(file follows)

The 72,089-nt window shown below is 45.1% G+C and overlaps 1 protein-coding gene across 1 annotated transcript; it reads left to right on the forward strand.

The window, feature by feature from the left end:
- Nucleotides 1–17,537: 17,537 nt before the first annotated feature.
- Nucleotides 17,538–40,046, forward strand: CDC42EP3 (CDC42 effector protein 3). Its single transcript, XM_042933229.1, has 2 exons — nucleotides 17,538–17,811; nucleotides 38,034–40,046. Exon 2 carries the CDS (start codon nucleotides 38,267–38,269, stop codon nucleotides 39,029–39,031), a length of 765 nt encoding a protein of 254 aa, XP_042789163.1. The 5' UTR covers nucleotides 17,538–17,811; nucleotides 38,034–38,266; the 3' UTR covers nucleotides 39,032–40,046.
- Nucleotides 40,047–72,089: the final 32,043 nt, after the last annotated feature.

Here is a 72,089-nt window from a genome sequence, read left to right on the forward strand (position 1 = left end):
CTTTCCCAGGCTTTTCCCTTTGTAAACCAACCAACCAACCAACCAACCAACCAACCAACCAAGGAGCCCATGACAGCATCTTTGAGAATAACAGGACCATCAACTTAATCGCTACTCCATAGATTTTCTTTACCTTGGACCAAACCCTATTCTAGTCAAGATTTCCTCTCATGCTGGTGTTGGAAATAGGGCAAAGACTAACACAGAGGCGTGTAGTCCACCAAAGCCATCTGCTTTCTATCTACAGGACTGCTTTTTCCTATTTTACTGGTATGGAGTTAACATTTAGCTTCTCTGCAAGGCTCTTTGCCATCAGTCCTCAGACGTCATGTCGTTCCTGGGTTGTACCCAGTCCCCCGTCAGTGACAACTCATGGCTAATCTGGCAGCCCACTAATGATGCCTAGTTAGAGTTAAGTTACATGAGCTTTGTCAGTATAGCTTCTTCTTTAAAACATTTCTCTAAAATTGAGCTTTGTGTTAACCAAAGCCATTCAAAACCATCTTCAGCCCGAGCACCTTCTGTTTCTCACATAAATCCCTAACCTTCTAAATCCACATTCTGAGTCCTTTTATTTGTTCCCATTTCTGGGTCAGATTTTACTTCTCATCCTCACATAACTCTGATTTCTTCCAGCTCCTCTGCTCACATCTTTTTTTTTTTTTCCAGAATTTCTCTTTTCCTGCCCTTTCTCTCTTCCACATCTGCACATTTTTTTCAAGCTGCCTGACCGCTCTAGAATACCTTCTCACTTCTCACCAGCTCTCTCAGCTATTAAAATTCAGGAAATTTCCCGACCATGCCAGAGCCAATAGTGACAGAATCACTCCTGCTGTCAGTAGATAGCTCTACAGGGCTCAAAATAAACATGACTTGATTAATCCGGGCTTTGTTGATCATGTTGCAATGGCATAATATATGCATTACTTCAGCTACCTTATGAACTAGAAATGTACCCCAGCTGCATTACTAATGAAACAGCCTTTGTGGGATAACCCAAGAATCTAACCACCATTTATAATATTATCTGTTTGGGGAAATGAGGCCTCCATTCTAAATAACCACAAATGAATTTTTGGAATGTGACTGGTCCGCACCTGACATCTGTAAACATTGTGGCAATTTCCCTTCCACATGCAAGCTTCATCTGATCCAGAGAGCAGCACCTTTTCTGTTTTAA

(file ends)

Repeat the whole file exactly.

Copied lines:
The 72,089-nt window shown below is 45.1% G+C and overlaps 1 protein-coding gene across 1 annotated transcript; it reads left to right on the forward strand.

The window, feature by feature from the left end:
- Nucleotides 1–17,537: 17,537 nt before the first annotated feature.
- Nucleotides 17,538–40,046, forward strand: CDC42EP3 (CDC42 effector protein 3). Its single transcript, XM_042933229.1, has 2 exons — nucleotides 17,538–17,811; nucleotides 38,034–40,046. Exon 2 carries the CDS (start codon nucleotides 38,267–38,269, stop codon nucleotides 39,029–39,031), a length of 765 nt encoding a protein of 254 aa, XP_042789163.1. The 5' UTR covers nucleotides 17,538–17,811; nucleotides 38,034–38,266; the 3' UTR covers nucleotides 39,032–40,046.
- Nucleotides 40,047–72,089: the final 32,043 nt, after the last annotated feature.

Here is a 72,089-nt window from a genome sequence, read left to right on the forward strand (position 1 = left end):
CTTTCCCAGGCTTTTCCCTTTGTAAACCAACCAACCAACCAACCAACCAACCAACCAACCAAGGAGCCCATGACAGCATCTTTGAGAATAACAGGACCATCAACTTAATCGCTACTCCATAGATTTTCTTTACCTTGGACCAAACCCTATTCTAGTCAAGATTTCCTCTCATGCTGGTGTTGGAAATAGGGCAAAGACTAACACAGAGGCGTGTAGTCCACCAAAGCCATCTGCTTTCTATCTACAGGACTGCTTTTTCCTATTTTACTGGTATGGAGTTAACATTTAGCTTCTCTGCAAGGCTCTTTGCCATCAGTCCTCAGACGTCATGTCGTTCCTGGGTTGTACCCAGTCCCCCGTCAGTGACAACTCATGGCTAATCTGGCAGCCCACTAATGATGCCTAGTTAGAGTTAAGTTACATGAGCTTTGTCAGTATAGCTTCTTCTTTAAAACATTTCTCTAAAATTGAGCTTTGTGTTAACCAAAGCCATTCAAAACCATCTTCAGCCCGAGCACCTTCTGTTTCTCACATAAATCCCTAACCTTCTAAATCCACATTCTGAGTCCTTTTATTTGTTCCCATTTCTGGGTCAGATTTTACTTCTCATCCTCACATAACTCTGATTTCTTCCAGCTCCTCTGCTCACATCTTTTTTTTTTTTTCCAGAATTTCTCTTTTCCTGCCCTTTCTCTCTTCCACATCTGCACATTTTTTTCAAGCTGCCTGACCGCTCTAGAATACCTTCTCACTTCTCACCAGCTCTCTCAGCTATTAAAATTCAGGAAATTTCCCGACCATGCCAGAGCCAATAGTGACAGAATCACTCCTGCTGTCAGTAGATAGCTCTACAGGGCTCAAAATAAACATGACTTGATTAATCCGGGCTTTGTTGATCATGTTGCAATGGCATAATATATGCATTACTTCAGCTACCTTATGAACTAGAAATGTACCCCAGCTGCATTACTAATGAAACAGCCTTTGTGGGATAACCCAAGAATCTAACCACCATTTATAATATTATCTGTTTGGGGAAATGAGGCCTCCATTCTAAATAACCACAAATGAATTTTTGGAATGTGACTGGTCCGCACCTGACATCTGTAAACATTGTGGCAATTTCCCTTCCACATGCAAGCTTCATCTGATCCAGAGAGCAGCACCTTTTCTGTTTTAA